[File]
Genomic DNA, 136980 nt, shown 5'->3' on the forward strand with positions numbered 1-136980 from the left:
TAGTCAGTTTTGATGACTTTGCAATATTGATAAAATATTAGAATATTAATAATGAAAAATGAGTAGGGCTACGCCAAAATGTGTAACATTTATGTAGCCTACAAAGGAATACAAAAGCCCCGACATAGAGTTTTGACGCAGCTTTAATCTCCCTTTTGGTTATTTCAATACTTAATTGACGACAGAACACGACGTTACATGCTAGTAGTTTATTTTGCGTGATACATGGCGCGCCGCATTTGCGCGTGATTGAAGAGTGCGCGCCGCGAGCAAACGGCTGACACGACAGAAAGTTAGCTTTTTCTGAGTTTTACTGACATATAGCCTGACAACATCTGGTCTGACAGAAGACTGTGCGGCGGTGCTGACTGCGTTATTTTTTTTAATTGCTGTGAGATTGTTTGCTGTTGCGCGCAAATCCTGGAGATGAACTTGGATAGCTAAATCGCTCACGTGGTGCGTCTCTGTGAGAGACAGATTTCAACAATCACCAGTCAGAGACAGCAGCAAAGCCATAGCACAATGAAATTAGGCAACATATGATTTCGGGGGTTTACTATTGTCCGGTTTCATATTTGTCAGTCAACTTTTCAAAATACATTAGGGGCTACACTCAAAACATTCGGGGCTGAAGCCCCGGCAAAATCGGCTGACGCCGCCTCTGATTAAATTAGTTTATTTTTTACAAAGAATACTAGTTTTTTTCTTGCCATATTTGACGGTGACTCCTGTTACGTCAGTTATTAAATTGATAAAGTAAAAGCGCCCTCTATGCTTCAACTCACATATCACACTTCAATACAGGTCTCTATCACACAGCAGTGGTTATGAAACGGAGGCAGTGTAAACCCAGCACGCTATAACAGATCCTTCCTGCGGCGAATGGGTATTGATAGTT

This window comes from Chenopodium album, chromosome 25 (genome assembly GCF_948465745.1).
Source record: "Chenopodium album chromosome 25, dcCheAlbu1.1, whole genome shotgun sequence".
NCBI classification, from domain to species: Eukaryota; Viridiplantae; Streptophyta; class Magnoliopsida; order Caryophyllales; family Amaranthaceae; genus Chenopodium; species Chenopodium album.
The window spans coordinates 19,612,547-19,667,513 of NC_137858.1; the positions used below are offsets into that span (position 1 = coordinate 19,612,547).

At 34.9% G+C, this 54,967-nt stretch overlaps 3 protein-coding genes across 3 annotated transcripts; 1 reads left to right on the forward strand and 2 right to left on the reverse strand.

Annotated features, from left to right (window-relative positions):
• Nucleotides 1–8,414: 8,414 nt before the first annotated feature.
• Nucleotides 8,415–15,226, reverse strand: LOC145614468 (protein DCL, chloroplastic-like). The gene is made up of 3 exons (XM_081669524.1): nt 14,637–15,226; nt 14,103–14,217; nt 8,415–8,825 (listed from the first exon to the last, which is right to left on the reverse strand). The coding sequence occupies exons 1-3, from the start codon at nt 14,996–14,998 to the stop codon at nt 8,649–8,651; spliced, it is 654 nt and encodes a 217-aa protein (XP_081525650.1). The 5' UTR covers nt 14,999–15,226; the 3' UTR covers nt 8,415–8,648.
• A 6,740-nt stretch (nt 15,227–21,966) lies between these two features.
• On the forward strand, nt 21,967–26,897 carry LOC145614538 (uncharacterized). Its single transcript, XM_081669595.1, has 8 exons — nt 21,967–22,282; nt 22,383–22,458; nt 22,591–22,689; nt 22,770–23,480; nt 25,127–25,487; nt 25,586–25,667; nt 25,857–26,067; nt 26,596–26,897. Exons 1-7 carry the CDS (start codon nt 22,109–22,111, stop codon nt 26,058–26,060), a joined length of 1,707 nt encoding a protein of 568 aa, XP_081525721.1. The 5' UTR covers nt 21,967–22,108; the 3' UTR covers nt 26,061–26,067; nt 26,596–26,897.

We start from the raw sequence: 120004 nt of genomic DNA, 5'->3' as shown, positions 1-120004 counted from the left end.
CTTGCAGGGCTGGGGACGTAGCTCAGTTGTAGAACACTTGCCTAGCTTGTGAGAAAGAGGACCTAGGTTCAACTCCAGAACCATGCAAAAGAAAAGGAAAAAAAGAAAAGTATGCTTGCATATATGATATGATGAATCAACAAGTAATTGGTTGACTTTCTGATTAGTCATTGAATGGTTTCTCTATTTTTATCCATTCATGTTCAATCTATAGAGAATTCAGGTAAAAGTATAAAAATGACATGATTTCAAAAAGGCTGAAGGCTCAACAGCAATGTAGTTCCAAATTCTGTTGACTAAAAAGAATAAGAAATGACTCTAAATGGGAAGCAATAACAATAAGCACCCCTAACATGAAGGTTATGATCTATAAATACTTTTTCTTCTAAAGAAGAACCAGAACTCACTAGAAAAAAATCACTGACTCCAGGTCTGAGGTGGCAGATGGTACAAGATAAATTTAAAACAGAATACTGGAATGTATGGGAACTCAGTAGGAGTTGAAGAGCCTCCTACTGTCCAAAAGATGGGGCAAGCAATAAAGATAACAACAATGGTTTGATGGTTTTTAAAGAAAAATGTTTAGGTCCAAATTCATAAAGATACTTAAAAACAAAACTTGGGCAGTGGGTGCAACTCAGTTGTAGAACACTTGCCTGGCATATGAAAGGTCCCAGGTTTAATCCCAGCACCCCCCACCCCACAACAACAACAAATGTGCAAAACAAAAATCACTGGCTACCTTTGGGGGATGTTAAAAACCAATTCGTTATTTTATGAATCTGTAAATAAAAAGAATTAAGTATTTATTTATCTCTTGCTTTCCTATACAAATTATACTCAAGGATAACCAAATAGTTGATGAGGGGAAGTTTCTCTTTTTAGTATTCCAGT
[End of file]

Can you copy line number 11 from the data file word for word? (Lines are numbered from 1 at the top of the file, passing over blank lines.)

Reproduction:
• A 6,740-nt stretch (nt 15,227–21,966) lies between these two features.